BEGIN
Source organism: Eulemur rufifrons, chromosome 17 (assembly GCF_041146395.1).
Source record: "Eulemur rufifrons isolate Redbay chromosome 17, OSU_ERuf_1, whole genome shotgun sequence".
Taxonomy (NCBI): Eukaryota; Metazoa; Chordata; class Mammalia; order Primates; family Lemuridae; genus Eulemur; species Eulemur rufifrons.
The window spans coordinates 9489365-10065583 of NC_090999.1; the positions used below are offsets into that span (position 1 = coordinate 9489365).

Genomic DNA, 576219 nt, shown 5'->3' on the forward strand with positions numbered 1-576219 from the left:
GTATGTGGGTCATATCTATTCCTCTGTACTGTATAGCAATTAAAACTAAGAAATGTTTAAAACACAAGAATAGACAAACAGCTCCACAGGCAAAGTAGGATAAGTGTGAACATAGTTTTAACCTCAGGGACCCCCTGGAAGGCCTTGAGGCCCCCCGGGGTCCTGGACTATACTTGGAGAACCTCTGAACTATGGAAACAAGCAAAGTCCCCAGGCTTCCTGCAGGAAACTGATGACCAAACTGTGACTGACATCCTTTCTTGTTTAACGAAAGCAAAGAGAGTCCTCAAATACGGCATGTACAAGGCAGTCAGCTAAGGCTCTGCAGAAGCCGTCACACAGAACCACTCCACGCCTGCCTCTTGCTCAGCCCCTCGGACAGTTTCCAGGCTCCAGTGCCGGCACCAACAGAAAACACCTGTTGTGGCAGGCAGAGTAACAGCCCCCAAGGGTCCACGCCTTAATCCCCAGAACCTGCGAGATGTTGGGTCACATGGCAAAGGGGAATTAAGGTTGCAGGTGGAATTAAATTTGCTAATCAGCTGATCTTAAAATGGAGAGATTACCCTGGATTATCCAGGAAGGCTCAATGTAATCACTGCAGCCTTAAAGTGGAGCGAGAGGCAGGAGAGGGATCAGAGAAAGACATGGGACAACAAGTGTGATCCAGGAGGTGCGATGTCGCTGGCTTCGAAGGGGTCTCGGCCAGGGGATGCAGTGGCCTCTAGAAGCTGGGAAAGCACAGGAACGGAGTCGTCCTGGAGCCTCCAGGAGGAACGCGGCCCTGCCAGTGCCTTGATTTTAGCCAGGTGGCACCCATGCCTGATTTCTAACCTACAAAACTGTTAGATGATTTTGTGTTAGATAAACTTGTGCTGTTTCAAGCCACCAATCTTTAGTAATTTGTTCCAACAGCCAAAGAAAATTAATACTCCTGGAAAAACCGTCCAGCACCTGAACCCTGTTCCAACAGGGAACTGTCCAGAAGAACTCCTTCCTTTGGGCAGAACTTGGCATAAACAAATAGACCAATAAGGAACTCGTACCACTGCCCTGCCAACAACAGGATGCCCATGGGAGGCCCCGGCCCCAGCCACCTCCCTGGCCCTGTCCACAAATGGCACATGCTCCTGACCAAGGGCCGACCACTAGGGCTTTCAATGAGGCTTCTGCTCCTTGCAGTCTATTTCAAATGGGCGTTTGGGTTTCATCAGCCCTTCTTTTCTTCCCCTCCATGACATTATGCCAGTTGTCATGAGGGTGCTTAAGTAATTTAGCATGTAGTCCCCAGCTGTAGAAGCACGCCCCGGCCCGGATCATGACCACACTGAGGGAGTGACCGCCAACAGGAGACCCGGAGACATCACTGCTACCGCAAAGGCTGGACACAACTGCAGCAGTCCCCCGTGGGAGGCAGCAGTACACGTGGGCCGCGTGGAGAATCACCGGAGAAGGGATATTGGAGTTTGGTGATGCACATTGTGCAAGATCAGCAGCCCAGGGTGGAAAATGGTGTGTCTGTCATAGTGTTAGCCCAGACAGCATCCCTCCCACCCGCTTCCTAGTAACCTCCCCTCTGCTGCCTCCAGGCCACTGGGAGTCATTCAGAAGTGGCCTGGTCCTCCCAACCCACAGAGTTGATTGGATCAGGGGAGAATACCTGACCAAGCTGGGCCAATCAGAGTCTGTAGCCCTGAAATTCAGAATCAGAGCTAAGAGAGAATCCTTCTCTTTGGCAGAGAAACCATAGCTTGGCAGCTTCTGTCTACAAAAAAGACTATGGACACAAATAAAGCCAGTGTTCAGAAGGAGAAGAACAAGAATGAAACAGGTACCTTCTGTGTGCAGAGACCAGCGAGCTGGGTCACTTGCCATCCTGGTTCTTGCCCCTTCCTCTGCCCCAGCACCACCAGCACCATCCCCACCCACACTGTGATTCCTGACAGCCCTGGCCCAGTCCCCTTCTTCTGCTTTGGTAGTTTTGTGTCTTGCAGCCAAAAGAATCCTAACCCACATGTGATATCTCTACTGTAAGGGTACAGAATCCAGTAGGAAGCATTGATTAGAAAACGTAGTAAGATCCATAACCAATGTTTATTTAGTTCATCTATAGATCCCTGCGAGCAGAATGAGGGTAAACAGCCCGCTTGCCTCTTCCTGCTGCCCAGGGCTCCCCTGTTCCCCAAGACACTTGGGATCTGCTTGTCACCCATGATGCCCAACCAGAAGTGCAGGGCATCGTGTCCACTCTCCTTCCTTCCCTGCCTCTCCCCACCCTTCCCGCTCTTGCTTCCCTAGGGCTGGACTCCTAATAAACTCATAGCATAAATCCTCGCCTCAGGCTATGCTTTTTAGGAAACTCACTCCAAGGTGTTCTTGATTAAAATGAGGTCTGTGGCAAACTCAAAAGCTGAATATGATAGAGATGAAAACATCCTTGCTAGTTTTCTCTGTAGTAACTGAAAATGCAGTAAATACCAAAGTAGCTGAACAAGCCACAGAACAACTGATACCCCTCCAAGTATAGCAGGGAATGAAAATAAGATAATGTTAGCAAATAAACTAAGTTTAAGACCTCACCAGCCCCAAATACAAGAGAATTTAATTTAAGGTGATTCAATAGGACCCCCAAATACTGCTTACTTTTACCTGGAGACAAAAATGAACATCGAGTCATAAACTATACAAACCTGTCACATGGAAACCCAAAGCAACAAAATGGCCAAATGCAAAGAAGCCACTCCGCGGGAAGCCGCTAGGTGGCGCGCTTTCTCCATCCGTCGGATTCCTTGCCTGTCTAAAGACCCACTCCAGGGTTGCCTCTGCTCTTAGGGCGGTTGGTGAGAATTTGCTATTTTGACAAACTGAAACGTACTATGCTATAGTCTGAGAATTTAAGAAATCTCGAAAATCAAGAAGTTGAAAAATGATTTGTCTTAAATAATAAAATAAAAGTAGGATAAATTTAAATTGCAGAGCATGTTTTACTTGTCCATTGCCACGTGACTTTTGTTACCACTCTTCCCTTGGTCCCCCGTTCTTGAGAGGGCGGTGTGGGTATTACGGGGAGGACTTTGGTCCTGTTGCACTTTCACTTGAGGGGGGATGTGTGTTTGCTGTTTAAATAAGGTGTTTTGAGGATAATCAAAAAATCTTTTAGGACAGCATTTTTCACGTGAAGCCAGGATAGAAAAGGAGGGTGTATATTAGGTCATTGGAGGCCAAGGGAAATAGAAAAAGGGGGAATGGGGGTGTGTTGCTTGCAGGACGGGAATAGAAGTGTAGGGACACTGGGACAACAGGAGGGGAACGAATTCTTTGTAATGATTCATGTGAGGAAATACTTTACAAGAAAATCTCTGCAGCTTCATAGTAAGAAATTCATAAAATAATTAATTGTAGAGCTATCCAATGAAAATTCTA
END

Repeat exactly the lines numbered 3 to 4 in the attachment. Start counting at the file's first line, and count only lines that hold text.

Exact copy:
Taxonomy (NCBI): Eukaryota; Metazoa; Chordata; class Mammalia; order Primates; family Lemuridae; genus Eulemur; species Eulemur rufifrons.
The window spans coordinates 9489365-10065583 of NC_090999.1; the positions used below are offsets into that span (position 1 = coordinate 9489365).